Last October in Belgium, a bill was tabled to extend the conditions permitting euthanasia.
The State Council has voiced reserve on the bill’s three flagship measures.
- The validity of advance euthanasia directives would be extended from five years to an unlimited period. The State Council protests that such a measure “reverses the logic”, by encouraging a person’s self-determination at the expense of his life.
- A doctor who refuses to perform euthanasia would be required by law to refer his patient to another doctor who would be ready to perform this act. According to the State Council, such a requirement “infringes on a doctor’s freedom of conscience clause […] in that he is forced to facilitate the act of euthanasia”.
- Hospitals would not be allowed to conclude agreements with doctors which would prohibit euthanasia on their premises. The State Council declared that such a measure “limits the freedom of thought, conscience and religion, as well as the freedom of association for creating these health-care establishments”. Still, the State Council did not request to leave out this measure.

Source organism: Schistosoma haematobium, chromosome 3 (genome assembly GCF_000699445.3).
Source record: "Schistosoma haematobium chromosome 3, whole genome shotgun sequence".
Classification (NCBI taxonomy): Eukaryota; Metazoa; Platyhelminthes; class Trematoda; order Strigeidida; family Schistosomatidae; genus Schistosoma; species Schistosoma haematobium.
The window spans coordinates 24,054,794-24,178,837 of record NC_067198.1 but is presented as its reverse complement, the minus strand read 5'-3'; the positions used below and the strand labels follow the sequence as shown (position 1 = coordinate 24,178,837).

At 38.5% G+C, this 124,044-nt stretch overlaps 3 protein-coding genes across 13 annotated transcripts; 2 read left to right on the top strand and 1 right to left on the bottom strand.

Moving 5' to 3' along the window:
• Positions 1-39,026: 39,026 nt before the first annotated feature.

The European Bioethics Institute, which published a critical analysis of these measures, points out that: “a real individual right to have euthanasia performed, is thus gradually established, enforceable against any health-care community, whose right to freedom of conscience would be denied.”
On February 18, the bill was approved by the Health Committee, with discussions planned in plenary session in the upcoming weeks.
For the record, the Belgian parliament legalized euthanasia in 2002.
In 2019, Belgian caregivers, (university professors, nurses, and ethicists) published “Euthanasia, behind the scenes”, a book which clearly outlines the consequences that euthanasia has had on health-care practices. The law has already been amended several times and the number of euthanasia cases is constantly rising. Their book is currently being translated into English and Spanish.